I Have Returned, and Some Shots From the Georgia Aquarium

I’ve been in Massachusetts for a few days now. I started this as an easy way to keep anyone interested at home abreast of what I was up to in Florida without all the nonsense social networking sites have cluttered themselves with. I suppose I’ll keep it running as long as I have something semi-interesting to share.

My primary purpose for stopping in Atlanta was to visit the Georgia Aquarium, which was built by the founder of The Home Depot as a gift to the city of Atlanta. His philanthropy was inspired by a visit to the Monteray Bay Aquarium in California. I highly recommend the experience if any of you plan on visiting the Atlanta area.

Inevitably I found myself comparing the Georgia Aquarium to SeaWorld Orlando, photos and thoughts on the latter you may find in earlier entries. The two attractions are fundamentally different, and it is difficult to judge one ultimately superior to the other. However, I can offer:

-General admission to the Georgia Aquarium is significantly less than it is to SeaWorld Orlando ($26 v. $74)

-Parking for both facilities is roughly $10. Both allow you to purchase tickets online and print them out at home; the Georgia Aquarium allows you to also pay for parking when you purchase your ticket, which I thought was nice to save a few seconds and some hassle; SeaWorld I believe was cash or credit at the gate.

– The Georgia Aquarium is entirely indoors, and parking is in an attached garage. SeaWorld is indoor/outdoor, and can be unpleasant if it is raining. Parking is in a large outdoor lot.

– While billing itself as the “largest aquarium in the US and the world”, the Georgia Aquarium covers less ground than SeaWorld, and it is much faster to see the exhibits- SeaWorld is very spread out. However, the largest tank viewable to the public belongs to the Georgia Aquarium. I would imagine the total Orca habitat of SeaWorld is comparable to this tank, but it is not visible unless you buy a different ticket package.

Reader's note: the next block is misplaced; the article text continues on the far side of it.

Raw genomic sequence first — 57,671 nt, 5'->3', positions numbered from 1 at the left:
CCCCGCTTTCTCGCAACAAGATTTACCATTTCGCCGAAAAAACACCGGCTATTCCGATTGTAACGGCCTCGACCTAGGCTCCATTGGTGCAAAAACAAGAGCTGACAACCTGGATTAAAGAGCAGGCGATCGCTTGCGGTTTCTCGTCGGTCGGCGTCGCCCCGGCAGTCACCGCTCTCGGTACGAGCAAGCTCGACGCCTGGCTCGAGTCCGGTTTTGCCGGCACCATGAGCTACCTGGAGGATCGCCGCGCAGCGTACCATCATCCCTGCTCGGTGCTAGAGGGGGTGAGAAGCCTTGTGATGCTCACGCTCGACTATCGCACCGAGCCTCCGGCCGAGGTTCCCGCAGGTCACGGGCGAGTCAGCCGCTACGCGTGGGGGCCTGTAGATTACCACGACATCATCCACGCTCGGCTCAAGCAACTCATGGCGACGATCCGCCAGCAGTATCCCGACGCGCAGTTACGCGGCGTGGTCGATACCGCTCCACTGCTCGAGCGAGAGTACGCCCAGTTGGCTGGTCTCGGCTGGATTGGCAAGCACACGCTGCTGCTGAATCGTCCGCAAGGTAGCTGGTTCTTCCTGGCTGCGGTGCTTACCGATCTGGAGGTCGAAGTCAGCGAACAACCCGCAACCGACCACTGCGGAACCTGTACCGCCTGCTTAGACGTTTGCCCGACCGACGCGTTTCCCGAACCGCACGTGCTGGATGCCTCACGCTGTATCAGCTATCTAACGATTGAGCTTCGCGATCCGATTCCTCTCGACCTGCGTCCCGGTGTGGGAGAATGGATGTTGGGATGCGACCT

– SeaWorld Orlando offers rides; the Georgia Aquarium does not.

– SeaWorld offers more dining and shopping options. However, I liked the food at the Georgia Aquarium better at the lower price point (~$9 for each place).

– Both feature Beluga Whales; they were much easier to see at SeaWorld.

– SeaWorld features Orcas and Atlantic Bottlenose Dolphins. The Georgia Aquarium counters with four Whale Sharks (the largest known fish) and two Manta Rays.

– SeaWorld operates a rescue and rehabilitation program for Manatees, who are observable to the public. I am under the impression that the Georgia Aquarium is solely educational, and this is perhaps due to Atlanta’s location.

– Both facilities feature an underwater observational tunnel; SeaWorld’s is conveyor-driven with a few inches of step-off space on either side, which annoyed me. The Georgia Aquarium allows the option to ride a moving conveyor or to walk through the tunnel at your own pace, which I preferred.

Without further delay, here is the surrounding cityscape and entryway to the Georgia Aquarium.

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